Ok and this last weekend I went to Cadiz, the oldest city in western Europe. Some interesting things that happened/I learned
-Learned that the green on the Andalusian flag is representative of Islam and the dude on the flag is Hercules
-Went to the beach that Halle Berry strutted out of in the James Bond Film ‘Die Another Day.’
-Buried packaged pasta in the sand with a friend from the hostel so that we could go back the next day, dig it up in front of a lot of people and appear amazed.
-Saw a dude playing basketball outside (2nd time in last 10 months), asked if I could join, climbed through a hole in the fence 10 ft up and shot around for a bit until I realized I didn’t put sunscreen on
-Went to visit my friend Auxy who played on my recent ultimate frisbee team in Algeciras (across the bay from Gibraltar).
-Went to Gibraltar, took a few pics outside the border, tried to enter and realized my NIE (Spanish ID) wasn’t enough identification to enter….oy, where was my passport when I needed it..We laughed and zoomed outta there so I could catch my bus.
Tyler sent me a message today for the birfday and I wanted to share it. He gave me permission to share it.
Ryan, happy birthday! This is little bro Tyler, and I hope that you will celebrate your birthday like a king, and will enjoy your presents coming in the mail… My birthday present to you is my (the) top 23 most favored players in the NBA. From least-to-greatest, they are: 1. Ray Allen, 2. Kevin Durant, 3. Kevin Garnett, 4. Rajon Rondo, 5. Shaqueol O’neol (retired), 6. Russell Westbrook, 7. Nate Robinson, 8. Brian Skalibrini, 9. Brandon Roy (retired?), 10. Isaih Thomas, 11. Dirk Novitzki, 12. Chris Paul, 13. Kendrick Perkins, 14. Derik Fisher, 15. Camello Anthony, 16. Dwight Howard, 17. Pau Gasol; I’m realizing that 23 players is a lot for me, haha, so I am just going to say: 18. Larry Bird, 19. Michael Jordan, 19. Magic Johnson, 20. Tony Wrotten, 21. Steve Nash, 22. Derrick Rose (not true!!!), and the final magic 23: the white cigar (Brendan Sherrer). I hoped you enjoyed my portion of this letter because I accidentally deleted my first one when I almost finished typing it; so… HAPPY GOLDEN BIRTHDAY RYAN!!!! Can’t wait for you to get home!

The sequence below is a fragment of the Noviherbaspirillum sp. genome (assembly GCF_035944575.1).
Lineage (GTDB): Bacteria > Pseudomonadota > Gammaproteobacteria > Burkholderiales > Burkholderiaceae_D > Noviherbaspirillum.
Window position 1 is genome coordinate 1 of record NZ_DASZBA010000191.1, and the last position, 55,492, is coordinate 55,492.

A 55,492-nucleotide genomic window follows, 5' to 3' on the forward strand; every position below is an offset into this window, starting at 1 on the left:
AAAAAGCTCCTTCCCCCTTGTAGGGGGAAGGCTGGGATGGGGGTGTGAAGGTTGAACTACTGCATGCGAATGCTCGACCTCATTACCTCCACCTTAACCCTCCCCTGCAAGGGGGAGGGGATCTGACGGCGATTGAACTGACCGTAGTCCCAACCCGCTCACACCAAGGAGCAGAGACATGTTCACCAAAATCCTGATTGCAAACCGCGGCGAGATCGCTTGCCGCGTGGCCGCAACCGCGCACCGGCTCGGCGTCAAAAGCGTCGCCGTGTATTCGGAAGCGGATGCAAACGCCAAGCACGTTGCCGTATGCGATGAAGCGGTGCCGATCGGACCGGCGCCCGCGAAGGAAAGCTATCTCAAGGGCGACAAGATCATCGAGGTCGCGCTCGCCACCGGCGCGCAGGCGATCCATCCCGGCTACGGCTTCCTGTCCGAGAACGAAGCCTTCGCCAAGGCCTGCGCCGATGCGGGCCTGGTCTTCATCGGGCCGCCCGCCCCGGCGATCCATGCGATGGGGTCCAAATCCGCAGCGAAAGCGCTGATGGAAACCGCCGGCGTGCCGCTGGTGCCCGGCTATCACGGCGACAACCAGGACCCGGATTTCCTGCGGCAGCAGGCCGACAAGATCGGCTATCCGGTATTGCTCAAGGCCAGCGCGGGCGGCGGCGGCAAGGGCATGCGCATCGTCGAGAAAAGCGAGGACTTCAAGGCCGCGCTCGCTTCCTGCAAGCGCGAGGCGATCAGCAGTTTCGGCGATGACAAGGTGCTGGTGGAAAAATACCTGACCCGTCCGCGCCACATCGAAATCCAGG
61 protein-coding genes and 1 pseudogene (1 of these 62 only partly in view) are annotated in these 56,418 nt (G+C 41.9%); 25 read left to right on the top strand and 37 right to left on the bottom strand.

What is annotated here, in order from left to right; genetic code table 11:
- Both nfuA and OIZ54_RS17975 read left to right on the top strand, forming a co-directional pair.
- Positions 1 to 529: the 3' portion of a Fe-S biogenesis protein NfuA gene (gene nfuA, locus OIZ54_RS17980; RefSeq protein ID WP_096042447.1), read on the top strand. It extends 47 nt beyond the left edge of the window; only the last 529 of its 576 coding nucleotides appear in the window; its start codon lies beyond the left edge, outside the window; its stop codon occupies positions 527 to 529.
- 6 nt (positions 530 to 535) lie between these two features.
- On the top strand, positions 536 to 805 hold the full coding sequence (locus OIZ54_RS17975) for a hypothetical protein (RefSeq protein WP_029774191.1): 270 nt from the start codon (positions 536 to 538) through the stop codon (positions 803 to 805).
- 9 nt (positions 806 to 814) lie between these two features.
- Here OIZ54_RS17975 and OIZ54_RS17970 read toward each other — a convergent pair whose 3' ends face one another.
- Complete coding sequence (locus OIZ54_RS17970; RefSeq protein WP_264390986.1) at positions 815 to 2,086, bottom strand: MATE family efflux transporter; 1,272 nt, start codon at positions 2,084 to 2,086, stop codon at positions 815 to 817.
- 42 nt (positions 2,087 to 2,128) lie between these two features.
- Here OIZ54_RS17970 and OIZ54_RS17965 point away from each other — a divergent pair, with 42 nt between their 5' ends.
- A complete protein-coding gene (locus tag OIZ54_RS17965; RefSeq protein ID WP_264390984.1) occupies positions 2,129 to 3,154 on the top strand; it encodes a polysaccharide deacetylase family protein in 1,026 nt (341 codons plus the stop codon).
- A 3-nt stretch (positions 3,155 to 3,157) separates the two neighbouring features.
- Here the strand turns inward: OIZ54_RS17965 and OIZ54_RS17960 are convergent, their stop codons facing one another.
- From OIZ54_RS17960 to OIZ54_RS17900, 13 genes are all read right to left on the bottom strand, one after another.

On Friday, I was sitting at home wondering how I would take advantage of this 4 day weekend. The initial plan was to head to Málaga, but things turned unfortunate when the Saturday, Sunday and Monday weather report predicted rain and cold. My friend Tyson and I thought it better not to embark to the beach-town during bad weather. So on Friday I was talking to a friend that I had met with my parents on the train to Sevilla during mid-April when they were visiting. He invited me over to spend a night at his home and go to the Fería de Abril. (A Fería is like a festival..more or less each city in Andalucia has a week devoted to such an occasion. I think the best tway to describe it would be a suuuuper-spanish version of the Puyallup Fair with a lot less attractions/concerts/animals and more hanging out in tents). Because it would probably be the last time I saw Juanma (the guy who guided my parents and I around Sevilla for 7 hours, taking us to shops and restaurants with great food that were owned by his friends) and also because the Fería de Abril is considered the most famous in Spain, I took the 4.30pm train to Sevilla the next day.
When I arrived, it was raining pretty hard. It was the last full day of the Fería and so normally, Juanma told me, it would be full full full of people but the rain made it not so. We walked 5 minutes from the train station to his house (You’re more or less walking distance from everything in Andalucía). I thought I was dressed well (I certainly was relative to how I normally dress)- nicer jeans, a sweater-type top and all black sambas. It turns out guys wear suit and tie to the Fería de Abril. At first, he lightly suggested I wear a jacket or something over my sweater, then he suggested I wear a pair of some of his nicer shoes..Next thing I know, I was wearing suit and tie with dress socks haha….None of it fit me that well, but once I arrived to the fairgrounds, I was glad I changed. The majority of the girls were wearing Flamenco dresses and all of Juanma’s friends were dressed as if we were at a wedding.
Unlike the Feria de Jaen, the majority of Sevilla’s caseta’s (tents) are private. In Jaen, I entered and left tents as I pleased (there were about 20 total tents during the Jaen feria where as in Sevilla, there were over 1000) but in Sevilla, you pretty much had to know somebody to enter into the tent. The tents were divided into two parts. The first room had tables/chairs off to the sides and space in the middle for people to dance to flamenco music. The second part of the tent was a bar that served food and drinks. Juanma’s friends intermittently started dancing around the bar and often tried to get me involved. Since this is the only dance move I feel comfortable pulling off, I tried the flamenco for a quick second, then kinda got out from the middle of the circle.
Got home, went to sleep and took the train home the next day!